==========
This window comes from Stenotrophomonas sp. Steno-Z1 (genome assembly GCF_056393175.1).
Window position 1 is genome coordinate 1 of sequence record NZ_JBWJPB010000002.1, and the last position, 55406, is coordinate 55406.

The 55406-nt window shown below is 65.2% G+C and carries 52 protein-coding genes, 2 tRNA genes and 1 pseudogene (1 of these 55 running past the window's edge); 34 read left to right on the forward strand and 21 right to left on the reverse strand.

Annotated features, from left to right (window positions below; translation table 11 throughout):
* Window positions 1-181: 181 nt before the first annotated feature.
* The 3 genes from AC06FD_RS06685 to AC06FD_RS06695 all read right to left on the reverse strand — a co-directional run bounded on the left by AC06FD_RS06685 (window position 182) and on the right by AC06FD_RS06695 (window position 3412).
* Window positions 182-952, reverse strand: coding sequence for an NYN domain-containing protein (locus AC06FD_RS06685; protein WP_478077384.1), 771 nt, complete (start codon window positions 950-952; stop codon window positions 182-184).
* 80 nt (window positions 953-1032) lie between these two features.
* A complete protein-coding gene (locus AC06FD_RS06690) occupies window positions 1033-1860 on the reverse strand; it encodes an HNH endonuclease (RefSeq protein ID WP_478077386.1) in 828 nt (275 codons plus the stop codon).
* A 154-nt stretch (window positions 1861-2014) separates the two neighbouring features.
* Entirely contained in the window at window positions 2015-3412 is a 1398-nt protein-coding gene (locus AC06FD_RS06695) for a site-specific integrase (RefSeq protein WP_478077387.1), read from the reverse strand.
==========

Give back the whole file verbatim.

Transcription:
This window comes from Stenotrophomonas sp. Steno-Z1 (genome assembly GCF_056393175.1).
Window position 1 is genome coordinate 1 of sequence record NZ_JBWJPB010000002.1, and the last position, 55406, is coordinate 55406.

The 55406-nt window shown below is 65.2% G+C and carries 52 protein-coding genes, 2 tRNA genes and 1 pseudogene (1 of these 55 running past the window's edge); 34 read left to right on the forward strand and 21 right to left on the reverse strand.

Annotated features, from left to right (window positions below; translation table 11 throughout):
* Window positions 1-181: 181 nt before the first annotated feature.
* The 3 genes from AC06FD_RS06685 to AC06FD_RS06695 all read right to left on the reverse strand — a co-directional run bounded on the left by AC06FD_RS06685 (window position 182) and on the right by AC06FD_RS06695 (window position 3412).
* Window positions 182-952, reverse strand: coding sequence for an NYN domain-containing protein (locus AC06FD_RS06685; protein WP_478077384.1), 771 nt, complete (start codon window positions 950-952; stop codon window positions 182-184).
* 80 nt (window positions 953-1032) lie between these two features.
* A complete protein-coding gene (locus AC06FD_RS06690) occupies window positions 1033-1860 on the reverse strand; it encodes an HNH endonuclease (RefSeq protein ID WP_478077386.1) in 828 nt (275 codons plus the stop codon).
* A 154-nt stretch (window positions 1861-2014) separates the two neighbouring features.
* Entirely contained in the window at window positions 2015-3412 is a 1398-nt protein-coding gene (locus AC06FD_RS06695) for a site-specific integrase (RefSeq protein WP_478077387.1), read from the reverse strand.